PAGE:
in Ohio, the general rule is that an anonymous tip will not give reasonable suspicion to the police to pull you over unless the police have some other corroborating evidence.
It is often the case that persons other than the police will perceive your driving as indicative of intoxication and then report you to the police. This has become a lot more common with the advent of mobile phones in cars. Keep in mind that if the police officers observe bad driving on their own, then the fact that a tipster was involved means nothing. Their own observations will likely rise to the level of Reasonable Suspicion. But there are cases where the police will pull a motorist over before they have themselves observed anything giving them Reasonable Suspicion.
For a Terry stop based upon the observations of an anonymous tipster to be constitutionally permissible, there must be corroborating evidence in addition to the tip in order to rise to the level of Reasonable Suspicion.
The United States Supreme Court has observed, for example, that an anonymous informant is comparatively unreliable and his tip, therefore, will generally require independent police corroboration. Alabama v. White (1990), 496 U.S. 325 at 329.
Similarly, if you don’t commit any infraction in front of the police, an uncorroborated citizen-informant tip does not provide a reasonable basis for an investigatory stop. State v. Ramsey, 1990 Ohio App. LEXIS 4120 (September 20, 1990) Franklin App. No. 89AP-1298, unreported. The reasoning here is that if the police officer must have Reasonable Suspicion to make the Terry stop, then so must the tipster.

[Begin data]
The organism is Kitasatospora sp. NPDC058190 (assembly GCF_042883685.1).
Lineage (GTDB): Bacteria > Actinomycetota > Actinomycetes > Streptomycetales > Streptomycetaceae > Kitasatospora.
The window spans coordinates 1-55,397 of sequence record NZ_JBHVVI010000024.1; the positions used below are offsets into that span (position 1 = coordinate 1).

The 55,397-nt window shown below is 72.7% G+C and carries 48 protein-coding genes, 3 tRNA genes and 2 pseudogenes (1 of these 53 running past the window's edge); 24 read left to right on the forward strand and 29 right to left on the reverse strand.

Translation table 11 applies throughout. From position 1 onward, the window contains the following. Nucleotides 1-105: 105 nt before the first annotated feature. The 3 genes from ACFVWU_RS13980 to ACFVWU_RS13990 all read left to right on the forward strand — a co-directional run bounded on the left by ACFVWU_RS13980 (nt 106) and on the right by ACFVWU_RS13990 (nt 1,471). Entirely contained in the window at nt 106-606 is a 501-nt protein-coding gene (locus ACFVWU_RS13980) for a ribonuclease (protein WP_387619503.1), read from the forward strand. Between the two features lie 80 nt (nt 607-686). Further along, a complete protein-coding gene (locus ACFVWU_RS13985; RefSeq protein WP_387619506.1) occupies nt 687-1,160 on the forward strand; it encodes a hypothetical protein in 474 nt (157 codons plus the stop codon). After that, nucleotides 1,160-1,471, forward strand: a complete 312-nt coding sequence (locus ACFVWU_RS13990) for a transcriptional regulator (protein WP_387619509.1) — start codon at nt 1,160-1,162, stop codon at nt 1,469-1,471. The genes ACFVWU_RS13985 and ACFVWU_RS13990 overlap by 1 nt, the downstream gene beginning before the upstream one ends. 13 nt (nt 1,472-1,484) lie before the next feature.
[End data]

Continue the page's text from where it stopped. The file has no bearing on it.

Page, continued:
In looking at the touchstone of the Fourth Amendment, reasonableness, the Court concluded that it would be too easy for anonymous persons to make things up and the resulting infringement upon Fourth Amendment freedoms would be unacceptable. Thus an anonymous uncorroborated phone call to the police informing them that a car (described by license number, location, and general appearance) was being driven erratically was not sufficient to justify a Terry stop by the police. State v. Sheehan (1995), 72 OMisc.2d 58.
How a police officer gets this corroboration has changed under the law somewhat. For years, the United State Supreme Court followed the cases of Aguilar v. Texas and Spinelli v. U.S. In Aguilar, the Supreme Court held that there was a two-prong test which courts must use in determining whether or not an anonymous tipster was reliable enough to give the police Reasonable Suspicion. Firstly, there had to be evidence that the informant was either reliable, or that the facts the informant gave were reliable. For instance, if the officer had dealt with the informant in the past and had always received accurate information, then this would cut towards the informant’s reliability.
Secondly, there had to be facts showing the informant’s basis of knowledge, in other words, there had to be evidence showing how the informant came to know of the evidence he told the police about.
In Spinelli, the Supreme Court found that the two prongs of test of Aguilar were independent of each other, and that both prongs must be satisfied. A strong showing by the prosecution in one could not over come a weak or non-existent showing in the other.
Both Aguilar and Spinelli were overruled by the Supreme Court decision in Gates v. Illinois. In that case, the Supreme Court developed a “totality of the circumstances” test rather than the independent two-prong test from Aguilar and Spinelli. Aguilar and Spinelli are not dead, but they are now just factors to be considered in determining whether or not the police had Reasonable Suspicion rather than the dispositive test.